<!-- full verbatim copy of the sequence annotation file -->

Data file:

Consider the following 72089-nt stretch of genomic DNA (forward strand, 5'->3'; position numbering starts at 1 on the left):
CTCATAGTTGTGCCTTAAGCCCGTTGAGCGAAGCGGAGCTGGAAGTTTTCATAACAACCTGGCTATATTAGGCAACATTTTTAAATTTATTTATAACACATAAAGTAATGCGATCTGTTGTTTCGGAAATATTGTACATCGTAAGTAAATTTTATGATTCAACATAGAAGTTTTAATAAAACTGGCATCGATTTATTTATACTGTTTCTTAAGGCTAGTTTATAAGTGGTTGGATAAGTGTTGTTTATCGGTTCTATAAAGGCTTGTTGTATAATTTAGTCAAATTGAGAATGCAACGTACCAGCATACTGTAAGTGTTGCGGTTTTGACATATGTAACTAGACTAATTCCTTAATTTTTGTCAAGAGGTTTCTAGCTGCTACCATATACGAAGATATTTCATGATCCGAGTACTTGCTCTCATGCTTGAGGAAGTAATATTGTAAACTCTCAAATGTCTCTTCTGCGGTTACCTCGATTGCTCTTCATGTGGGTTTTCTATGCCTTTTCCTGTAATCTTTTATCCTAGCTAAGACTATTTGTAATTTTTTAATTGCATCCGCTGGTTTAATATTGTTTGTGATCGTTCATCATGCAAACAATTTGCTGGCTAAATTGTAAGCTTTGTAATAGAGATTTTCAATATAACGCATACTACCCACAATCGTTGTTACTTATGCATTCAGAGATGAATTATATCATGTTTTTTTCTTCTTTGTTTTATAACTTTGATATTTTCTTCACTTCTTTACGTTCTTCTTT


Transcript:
Consider the following 72089-nt stretch of genomic DNA (forward strand, 5'->3'; position numbering starts at 1 on the left):
CTCATAGTTGTGCCTTAAGCCCGTTGAGCGAAGCGGAGCTGGAAGTTTTCATAACAACCTGGCTATATTAGGCAACATTTTTAAATTTATTTATAACACATAAAGTAATGCGATCTGTTGTTTCGGAAATATTGTACATCGTAAGTAAATTTTATGATTCAACATAGAAGTTTTAATAAAACTGGCATCGATTTATTTATACTGTTTCTTAAGGCTAGTTTATAAGTGGTTGGATAAGTGTTGTTTATCGGTTCTATAAAGGCTTGTTGTATAATTTAGTCAAATTGAGAATGCAACGTACCAGCATACTGTAAGTGTTGCGGTTTTGACATATGTAACTAGACTAATTCCTTAATTTTTGTCAAGAGGTTTCTAGCTGCTACCATATACGAAGATATTTCATGATCCGAGTACTTGCTCTCATGCTTGAGGAAGTAATATTGTAAACTCTCAAATGTCTCTTCTGCGGTTACCTCGATTGCTCTTCATGTGGGTTTTCTATGCCTTTTCCTGTAATCTTTTATCCTAGCTAAGACTATTTGTAATTTTTTAATTGCATCCGCTGGTTTAATATTGTTTGTGATCGTTCATCATGCAAACAATTTGCTGGCTAAATTGTAAGCTTTGTAATAGAGATTTTCAATATAACGCATACTACCCACAATCGTTGTTACTTATGCATTCAGAGATGAATTATATCATGTTTTTTTCTTCTTTGTTTTATAACTTTGATATTTTCTTCACTTCTTTACGTTCTTCTTT